These insects are small, roundish, and white. They concentrate in large numbers under the leaves but can also be skirting over them as white dots.

A classic sign of mealybug infestation is the presence of honeydew on the plant’s surface. Honeydew is a wax-like sticky substance secreted by these pests. It can both be seen as well as felt on the top surfaces of the leaves.

After a few months, your plant will start developing yellow spots. This will be followed by leaf wilting and drooping. Growth stunting will be seen as your vine will stop producing new leaves.

Saving Charlie Vine From Mealybugs

You can remove mealybugs from your vine using the few simple steps below.

  1. Take the pot outside and lay your creeping vine on a ground cover.
  2. Wash the vine thoroughly using a water hose and anti-insecticide spray. 
  3. When the plant has dried, apply neem oil on the leaves and the vines. You can also make anti-insecticide sprays made of neem oil or baking soda. Instead of these natural sprays, you can also go for chemical insecticides.
  4. Spray the plant weekly until all larvae are gone.

– Bacterial Leaf Spot

When the soil is allowed to stay wet and runny, bacteria called Xanthomonas might begin to multiply in it. These bacteria then attack your plant and cause leaf spot disease.

During the initial stages, yellow-colored and moist spots appear over the leaves. These spots, later on, turn black. Leaves might even start falling off the vine at a dangerous rate.

How To Treat Leaf Spot 

Unless leaf spot is caught early and treated, it will kill the vine within weeks. Read the steps below to learn the treatment for bacterial leaf spot.

  • A copper anti-bacterial agent is best suited to treat Xanthomonas. 
  • Set one day aside every week to spray your plant with this product.
  • Make sure you take protective steps to save yourself from exposure to it.
  • Take a pair of snippers to cut off the most rotten and black plant parts.
  • Improve the water drainage conditions of your soil, pot, and plant.

– Turning Yellow

Your plant could be turning yellow due to sun scorching, overwatering, underwatering, or pest attacks. If it is placed under direct sunlight and turning brown at the edges, move it to a shaded place.

If the leaves are swollen and yellow, the cause is overwatering. Yellowing leaves due to underwatering manifest as dry and papery. They might also be curled around their edges.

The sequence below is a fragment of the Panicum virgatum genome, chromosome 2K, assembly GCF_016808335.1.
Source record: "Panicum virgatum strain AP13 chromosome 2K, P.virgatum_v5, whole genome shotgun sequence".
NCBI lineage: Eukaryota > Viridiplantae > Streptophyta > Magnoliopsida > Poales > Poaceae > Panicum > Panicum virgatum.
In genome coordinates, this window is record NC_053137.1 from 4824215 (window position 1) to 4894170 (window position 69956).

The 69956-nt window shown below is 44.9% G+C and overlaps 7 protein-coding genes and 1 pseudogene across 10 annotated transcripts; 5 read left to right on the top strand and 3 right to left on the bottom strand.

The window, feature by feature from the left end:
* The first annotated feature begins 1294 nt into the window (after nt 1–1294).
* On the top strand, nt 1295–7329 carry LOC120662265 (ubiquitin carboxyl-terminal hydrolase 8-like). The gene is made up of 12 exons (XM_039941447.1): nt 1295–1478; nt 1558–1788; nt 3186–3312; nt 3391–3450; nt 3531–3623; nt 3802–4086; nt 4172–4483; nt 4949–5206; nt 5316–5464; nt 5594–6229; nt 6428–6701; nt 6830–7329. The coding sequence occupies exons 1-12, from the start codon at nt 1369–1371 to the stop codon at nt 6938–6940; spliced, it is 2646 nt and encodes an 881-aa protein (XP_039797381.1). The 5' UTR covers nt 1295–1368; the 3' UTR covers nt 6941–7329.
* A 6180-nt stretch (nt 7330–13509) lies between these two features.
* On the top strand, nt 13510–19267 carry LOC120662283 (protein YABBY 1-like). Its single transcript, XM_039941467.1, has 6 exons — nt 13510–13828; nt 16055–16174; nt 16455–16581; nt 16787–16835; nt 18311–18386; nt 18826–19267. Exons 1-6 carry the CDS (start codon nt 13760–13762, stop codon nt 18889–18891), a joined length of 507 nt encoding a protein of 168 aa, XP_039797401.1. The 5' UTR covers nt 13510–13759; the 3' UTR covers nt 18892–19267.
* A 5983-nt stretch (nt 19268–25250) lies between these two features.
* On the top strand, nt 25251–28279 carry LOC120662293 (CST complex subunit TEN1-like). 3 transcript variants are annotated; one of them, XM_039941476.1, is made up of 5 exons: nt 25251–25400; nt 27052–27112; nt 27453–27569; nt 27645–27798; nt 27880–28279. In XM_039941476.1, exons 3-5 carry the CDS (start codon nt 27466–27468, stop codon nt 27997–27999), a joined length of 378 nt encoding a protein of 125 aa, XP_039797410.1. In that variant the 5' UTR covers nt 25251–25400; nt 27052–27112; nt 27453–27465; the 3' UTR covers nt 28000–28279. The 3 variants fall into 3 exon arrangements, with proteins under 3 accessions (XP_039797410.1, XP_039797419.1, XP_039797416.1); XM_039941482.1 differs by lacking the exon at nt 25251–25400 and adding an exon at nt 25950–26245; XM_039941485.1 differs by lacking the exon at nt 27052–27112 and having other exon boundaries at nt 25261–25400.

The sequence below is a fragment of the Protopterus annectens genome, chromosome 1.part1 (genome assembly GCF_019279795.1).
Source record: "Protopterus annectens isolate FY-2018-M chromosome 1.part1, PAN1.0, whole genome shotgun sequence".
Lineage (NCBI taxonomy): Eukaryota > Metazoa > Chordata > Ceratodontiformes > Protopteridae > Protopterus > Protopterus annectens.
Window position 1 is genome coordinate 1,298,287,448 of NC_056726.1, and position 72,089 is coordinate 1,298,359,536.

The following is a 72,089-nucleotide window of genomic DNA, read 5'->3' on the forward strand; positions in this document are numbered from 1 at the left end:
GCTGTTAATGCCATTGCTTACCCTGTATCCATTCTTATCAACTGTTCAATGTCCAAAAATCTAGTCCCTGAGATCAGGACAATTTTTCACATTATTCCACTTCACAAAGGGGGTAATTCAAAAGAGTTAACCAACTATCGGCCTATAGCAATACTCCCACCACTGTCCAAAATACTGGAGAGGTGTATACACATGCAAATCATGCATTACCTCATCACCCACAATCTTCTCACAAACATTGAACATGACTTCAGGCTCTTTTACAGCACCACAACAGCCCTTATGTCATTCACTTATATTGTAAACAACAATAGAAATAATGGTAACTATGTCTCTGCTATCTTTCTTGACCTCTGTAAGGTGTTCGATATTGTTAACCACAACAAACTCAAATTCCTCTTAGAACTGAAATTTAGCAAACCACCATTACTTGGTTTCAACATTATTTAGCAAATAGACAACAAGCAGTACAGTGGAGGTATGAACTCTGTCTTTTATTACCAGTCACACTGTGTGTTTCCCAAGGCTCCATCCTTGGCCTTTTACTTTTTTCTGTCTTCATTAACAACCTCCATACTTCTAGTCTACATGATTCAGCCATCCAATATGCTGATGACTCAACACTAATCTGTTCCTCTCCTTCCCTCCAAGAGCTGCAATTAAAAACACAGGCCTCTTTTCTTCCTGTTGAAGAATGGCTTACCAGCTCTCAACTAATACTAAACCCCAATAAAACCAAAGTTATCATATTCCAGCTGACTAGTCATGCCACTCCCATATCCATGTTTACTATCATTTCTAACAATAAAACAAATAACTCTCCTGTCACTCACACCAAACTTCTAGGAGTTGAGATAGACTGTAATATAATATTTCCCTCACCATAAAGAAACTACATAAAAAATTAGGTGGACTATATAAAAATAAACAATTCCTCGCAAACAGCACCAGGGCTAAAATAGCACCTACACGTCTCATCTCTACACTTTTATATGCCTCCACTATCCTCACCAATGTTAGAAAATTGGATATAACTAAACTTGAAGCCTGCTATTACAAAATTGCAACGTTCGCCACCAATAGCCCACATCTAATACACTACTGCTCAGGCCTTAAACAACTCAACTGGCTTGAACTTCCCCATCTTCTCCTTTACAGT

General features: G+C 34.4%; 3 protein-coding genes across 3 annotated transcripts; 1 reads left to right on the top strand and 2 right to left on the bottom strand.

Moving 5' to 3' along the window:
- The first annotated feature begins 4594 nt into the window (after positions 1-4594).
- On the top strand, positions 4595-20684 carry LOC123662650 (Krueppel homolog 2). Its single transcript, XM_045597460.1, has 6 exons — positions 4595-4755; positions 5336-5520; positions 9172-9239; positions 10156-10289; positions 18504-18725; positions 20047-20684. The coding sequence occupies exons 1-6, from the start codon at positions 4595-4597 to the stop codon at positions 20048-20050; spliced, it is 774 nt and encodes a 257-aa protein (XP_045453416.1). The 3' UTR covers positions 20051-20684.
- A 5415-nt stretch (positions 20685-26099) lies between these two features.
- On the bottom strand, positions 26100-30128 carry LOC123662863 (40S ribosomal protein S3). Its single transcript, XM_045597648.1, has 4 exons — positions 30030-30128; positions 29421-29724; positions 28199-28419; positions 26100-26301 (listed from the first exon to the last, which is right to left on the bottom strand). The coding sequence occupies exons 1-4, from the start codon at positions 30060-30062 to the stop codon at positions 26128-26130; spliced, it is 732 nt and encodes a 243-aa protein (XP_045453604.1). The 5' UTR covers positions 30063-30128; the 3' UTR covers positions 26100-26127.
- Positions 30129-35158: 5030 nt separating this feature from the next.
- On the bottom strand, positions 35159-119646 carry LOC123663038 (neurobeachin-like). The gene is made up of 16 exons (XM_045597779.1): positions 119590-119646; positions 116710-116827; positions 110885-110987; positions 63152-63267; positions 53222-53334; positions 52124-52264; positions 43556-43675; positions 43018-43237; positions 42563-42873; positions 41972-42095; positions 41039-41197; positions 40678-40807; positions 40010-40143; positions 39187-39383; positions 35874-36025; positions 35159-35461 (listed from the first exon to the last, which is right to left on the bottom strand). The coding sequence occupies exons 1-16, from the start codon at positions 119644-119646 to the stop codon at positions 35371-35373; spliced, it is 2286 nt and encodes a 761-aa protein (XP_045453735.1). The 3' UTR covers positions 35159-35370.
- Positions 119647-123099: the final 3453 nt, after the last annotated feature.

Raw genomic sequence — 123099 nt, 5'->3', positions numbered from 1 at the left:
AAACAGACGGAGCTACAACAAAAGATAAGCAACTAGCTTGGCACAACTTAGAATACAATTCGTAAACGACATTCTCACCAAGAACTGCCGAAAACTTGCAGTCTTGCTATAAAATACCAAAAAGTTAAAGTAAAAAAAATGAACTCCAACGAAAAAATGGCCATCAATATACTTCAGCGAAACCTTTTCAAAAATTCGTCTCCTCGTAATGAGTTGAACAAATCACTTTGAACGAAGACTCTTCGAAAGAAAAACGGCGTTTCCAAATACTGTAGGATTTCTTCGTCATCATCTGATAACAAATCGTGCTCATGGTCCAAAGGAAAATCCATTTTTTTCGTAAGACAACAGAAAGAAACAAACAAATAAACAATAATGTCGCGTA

If only yellow spots appear over the upper surfaces of the leaves, then the cause is most likely pest attacks. You can follow our guide above on getting rid of pests immediately.

– Toxicity

Fortunately, this plant is not harmful if consumed in small doses. It was brought into northern America back in the day from Asia for medicinal purposes.

That being said, it does produce toxicity when consumed in a huge amount. Farm animals, particularly horses, are most susceptible to this as hay with more than 30 percent charlie content is toxic for horses.

If you are an urban homeowner, then you need not worry. Even if you have pets or toddlers at home, there is very little chance of them eating so much of this plant to cause toxicity.

Creeping Charlie or Pilea Nummulariifolia leaves

Conclusion

After going through this guide, we bet you are as fascinated by this plant as we are. So what are the most important points we have learned today?

  • Creeping charlie vine likes moderate watering three to four times a week.
  • Bright, shaded areas are the perfect spot when keeping it as one of your indoor plants.
  • Don’t let this plant sit in dry air with less than 60 percent humidity.
  • Using root ball division or the stem cutting route, you can propagate this plant easily.
  • Keep an eye under the leaves to see if any pests are hiding there.

The creeping Charlie makes great ornamental plants as their leaves are so pretty that they brighten up any living space where they are kept. Knowing what you know now, you are more than ready to grow your own creeping vine!